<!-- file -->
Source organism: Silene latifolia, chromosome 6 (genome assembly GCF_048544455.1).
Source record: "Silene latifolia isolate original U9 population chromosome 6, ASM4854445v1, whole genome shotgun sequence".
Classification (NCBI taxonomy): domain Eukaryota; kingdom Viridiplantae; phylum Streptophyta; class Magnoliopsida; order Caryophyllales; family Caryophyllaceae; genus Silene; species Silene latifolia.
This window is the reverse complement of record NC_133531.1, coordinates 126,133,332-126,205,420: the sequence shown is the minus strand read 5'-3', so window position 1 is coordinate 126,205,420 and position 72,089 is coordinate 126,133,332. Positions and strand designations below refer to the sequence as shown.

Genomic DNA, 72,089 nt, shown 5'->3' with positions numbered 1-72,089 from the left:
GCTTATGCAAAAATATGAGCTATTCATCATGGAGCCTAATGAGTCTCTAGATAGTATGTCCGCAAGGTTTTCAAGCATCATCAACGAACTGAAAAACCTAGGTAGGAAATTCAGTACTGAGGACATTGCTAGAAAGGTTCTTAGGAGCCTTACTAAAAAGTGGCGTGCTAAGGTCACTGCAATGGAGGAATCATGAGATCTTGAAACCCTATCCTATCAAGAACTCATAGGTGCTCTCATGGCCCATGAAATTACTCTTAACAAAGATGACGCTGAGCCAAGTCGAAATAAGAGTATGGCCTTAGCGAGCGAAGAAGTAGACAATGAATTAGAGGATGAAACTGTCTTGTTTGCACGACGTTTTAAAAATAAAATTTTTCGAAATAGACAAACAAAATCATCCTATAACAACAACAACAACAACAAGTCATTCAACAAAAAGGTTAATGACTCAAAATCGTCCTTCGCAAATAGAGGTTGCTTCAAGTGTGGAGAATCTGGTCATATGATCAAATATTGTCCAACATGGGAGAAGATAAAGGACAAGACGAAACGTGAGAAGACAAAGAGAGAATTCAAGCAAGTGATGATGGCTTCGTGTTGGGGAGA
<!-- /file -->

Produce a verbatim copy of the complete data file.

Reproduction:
Source organism: Silene latifolia, chromosome 6 (genome assembly GCF_048544455.1).
Source record: "Silene latifolia isolate original U9 population chromosome 6, ASM4854445v1, whole genome shotgun sequence".
Classification (NCBI taxonomy): domain Eukaryota; kingdom Viridiplantae; phylum Streptophyta; class Magnoliopsida; order Caryophyllales; family Caryophyllaceae; genus Silene; species Silene latifolia.
This window is the reverse complement of record NC_133531.1, coordinates 126,133,332-126,205,420: the sequence shown is the minus strand read 5'-3', so window position 1 is coordinate 126,205,420 and position 72,089 is coordinate 126,133,332. Positions and strand designations below refer to the sequence as shown.

Genomic DNA, 72,089 nt, shown 5'->3' with positions numbered 1-72,089 from the left:
GCTTATGCAAAAATATGAGCTATTCATCATGGAGCCTAATGAGTCTCTAGATAGTATGTCCGCAAGGTTTTCAAGCATCATCAACGAACTGAAAAACCTAGGTAGGAAATTCAGTACTGAGGACATTGCTAGAAAGGTTCTTAGGAGCCTTACTAAAAAGTGGCGTGCTAAGGTCACTGCAATGGAGGAATCATGAGATCTTGAAACCCTATCCTATCAAGAACTCATAGGTGCTCTCATGGCCCATGAAATTACTCTTAACAAAGATGACGCTGAGCCAAGTCGAAATAAGAGTATGGCCTTAGCGAGCGAAGAAGTAGACAATGAATTAGAGGATGAAACTGTCTTGTTTGCACGACGTTTTAAAAATAAAATTTTTCGAAATAGACAAACAAAATCATCCTATAACAACAACAACAACAACAAGTCATTCAACAAAAAGGTTAATGACTCAAAATCGTCCTTCGCAAATAGAGGTTGCTTCAAGTGTGGAGAATCTGGTCATATGATCAAATATTGTCCAACATGGGAGAAGATAAAGGACAAGACGAAACGTGAGAAGACAAAGAGAGAATTCAAGCAAGTGATGATGGCTTCGTGTTGGGGAGA